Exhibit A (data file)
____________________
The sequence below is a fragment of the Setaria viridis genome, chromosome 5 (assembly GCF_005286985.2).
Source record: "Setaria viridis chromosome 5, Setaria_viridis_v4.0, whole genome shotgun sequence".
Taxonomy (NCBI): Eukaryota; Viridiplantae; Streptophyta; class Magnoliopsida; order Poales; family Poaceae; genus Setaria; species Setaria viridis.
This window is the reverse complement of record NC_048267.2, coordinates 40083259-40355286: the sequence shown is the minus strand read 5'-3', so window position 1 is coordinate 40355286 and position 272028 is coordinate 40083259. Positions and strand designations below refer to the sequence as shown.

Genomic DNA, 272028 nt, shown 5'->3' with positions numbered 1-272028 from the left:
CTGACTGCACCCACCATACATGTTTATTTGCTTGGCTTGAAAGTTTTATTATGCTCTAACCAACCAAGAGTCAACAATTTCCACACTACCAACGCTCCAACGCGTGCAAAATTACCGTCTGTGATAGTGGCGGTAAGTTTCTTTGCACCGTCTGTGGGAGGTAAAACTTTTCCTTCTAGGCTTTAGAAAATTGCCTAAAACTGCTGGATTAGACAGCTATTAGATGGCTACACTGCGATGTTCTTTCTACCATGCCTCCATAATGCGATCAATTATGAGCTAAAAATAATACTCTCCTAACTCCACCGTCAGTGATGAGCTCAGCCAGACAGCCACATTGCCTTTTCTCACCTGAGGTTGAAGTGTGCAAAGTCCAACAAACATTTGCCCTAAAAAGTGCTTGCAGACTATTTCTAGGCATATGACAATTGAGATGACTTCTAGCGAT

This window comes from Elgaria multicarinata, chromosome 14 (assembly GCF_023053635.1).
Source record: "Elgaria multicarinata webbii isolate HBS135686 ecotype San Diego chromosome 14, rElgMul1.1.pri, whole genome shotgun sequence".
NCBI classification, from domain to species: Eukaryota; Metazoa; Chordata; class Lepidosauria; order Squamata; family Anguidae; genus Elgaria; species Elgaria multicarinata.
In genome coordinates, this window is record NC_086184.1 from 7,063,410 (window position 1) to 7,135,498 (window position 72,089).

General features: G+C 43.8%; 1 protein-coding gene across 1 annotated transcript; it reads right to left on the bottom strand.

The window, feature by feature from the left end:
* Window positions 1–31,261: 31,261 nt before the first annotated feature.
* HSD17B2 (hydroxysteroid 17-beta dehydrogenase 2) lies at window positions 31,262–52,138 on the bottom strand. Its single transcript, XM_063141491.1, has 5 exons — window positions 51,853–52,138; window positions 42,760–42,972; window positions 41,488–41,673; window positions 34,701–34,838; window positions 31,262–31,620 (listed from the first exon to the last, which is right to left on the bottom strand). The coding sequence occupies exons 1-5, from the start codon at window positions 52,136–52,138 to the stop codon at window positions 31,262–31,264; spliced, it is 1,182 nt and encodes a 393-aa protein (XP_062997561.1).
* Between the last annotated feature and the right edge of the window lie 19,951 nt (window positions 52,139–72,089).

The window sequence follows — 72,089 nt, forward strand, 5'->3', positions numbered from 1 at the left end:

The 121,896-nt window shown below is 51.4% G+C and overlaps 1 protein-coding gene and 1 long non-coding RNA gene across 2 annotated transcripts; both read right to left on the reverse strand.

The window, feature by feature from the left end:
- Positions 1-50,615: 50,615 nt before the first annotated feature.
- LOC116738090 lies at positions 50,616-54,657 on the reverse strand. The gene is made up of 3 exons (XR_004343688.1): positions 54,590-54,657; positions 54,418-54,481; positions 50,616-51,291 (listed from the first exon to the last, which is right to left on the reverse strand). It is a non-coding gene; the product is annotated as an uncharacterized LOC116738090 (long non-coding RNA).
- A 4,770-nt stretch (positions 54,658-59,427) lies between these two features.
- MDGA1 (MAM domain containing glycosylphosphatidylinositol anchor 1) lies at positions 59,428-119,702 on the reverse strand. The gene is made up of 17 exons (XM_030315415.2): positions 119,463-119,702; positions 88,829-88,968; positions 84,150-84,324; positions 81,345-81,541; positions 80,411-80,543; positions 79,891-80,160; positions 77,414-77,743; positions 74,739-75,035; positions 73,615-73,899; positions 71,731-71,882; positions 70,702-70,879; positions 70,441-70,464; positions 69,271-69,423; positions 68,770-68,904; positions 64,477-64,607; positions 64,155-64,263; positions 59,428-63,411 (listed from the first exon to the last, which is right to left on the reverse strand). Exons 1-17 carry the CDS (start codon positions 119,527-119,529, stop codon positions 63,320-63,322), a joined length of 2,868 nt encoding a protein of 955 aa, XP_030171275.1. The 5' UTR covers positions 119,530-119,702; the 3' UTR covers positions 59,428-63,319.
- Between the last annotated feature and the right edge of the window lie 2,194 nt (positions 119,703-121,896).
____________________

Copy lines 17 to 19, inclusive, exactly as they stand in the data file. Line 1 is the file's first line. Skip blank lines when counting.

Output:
The 121,896-nt window shown below is 51.4% G+C and overlaps 1 protein-coding gene and 1 long non-coding RNA gene across 2 annotated transcripts; both read right to left on the reverse strand.

The window, feature by feature from the left end:
- Positions 1-50,615: 50,615 nt before the first annotated feature.